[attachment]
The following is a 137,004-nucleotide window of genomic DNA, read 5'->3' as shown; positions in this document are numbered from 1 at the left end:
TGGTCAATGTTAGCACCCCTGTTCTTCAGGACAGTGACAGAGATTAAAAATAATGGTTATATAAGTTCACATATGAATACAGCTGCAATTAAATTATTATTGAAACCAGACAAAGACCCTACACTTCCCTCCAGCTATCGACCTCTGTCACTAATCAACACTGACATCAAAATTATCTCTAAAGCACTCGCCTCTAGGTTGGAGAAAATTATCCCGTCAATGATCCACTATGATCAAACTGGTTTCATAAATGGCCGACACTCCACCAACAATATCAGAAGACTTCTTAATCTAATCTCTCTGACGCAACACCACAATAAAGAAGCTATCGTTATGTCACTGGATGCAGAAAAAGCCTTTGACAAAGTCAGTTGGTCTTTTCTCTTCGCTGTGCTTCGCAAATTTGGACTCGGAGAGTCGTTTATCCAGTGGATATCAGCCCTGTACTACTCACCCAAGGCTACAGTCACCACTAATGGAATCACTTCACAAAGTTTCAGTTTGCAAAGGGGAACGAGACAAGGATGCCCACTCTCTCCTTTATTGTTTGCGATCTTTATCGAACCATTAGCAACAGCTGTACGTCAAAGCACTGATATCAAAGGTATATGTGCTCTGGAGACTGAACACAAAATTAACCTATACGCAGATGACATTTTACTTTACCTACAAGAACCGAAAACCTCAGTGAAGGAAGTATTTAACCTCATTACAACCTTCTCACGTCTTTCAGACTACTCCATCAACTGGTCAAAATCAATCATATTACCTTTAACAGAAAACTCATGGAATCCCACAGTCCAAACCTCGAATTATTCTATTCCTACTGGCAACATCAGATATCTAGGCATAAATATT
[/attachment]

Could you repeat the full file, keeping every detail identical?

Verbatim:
The following is a 137,004-nucleotide window of genomic DNA, read 5'->3' as shown; positions in this document are numbered from 1 at the left end:
TGGTCAATGTTAGCACCCCTGTTCTTCAGGACAGTGACAGAGATTAAAAATAATGGTTATATAAGTTCACATATGAATACAGCTGCAATTAAATTATTATTGAAACCAGACAAAGACCCTACACTTCCCTCCAGCTATCGACCTCTGTCACTAATCAACACTGACATCAAAATTATCTCTAAAGCACTCGCCTCTAGGTTGGAGAAAATTATCCCGTCAATGATCCACTATGATCAAACTGGTTTCATAAATGGCCGACACTCCACCAACAATATCAGAAGACTTCTTAATCTAATCTCTCTGACGCAACACCACAATAAAGAAGCTATCGTTATGTCACTGGATGCAGAAAAAGCCTTTGACAAAGTCAGTTGGTCTTTTCTCTTCGCTGTGCTTCGCAAATTTGGACTCGGAGAGTCGTTTATCCAGTGGATATCAGCCCTGTACTACTCACCCAAGGCTACAGTCACCACTAATGGAATCACTTCACAAAGTTTCAGTTTGCAAAGGGGAACGAGACAAGGATGCCCACTCTCTCCTTTATTGTTTGCGATCTTTATCGAACCATTAGCAACAGCTGTACGTCAAAGCACTGATATCAAAGGTATATGTGCTCTGGAGACTGAACACAAAATTAACCTATACGCAGATGACATTTTACTTTACCTACAAGAACCGAAAACCTCAGTGAAGGAAGTATTTAACCTCATTACAACCTTCTCACGTCTTTCAGACTACTCCATCAACTGGTCAAAATCAATCATATTACCTTTAACAGAAAACTCATGGAATCCCACAGTCCAAACCTCGAATTATTCTATTCCTACTGGCAACATCAGATATCTAGGCATAAATATT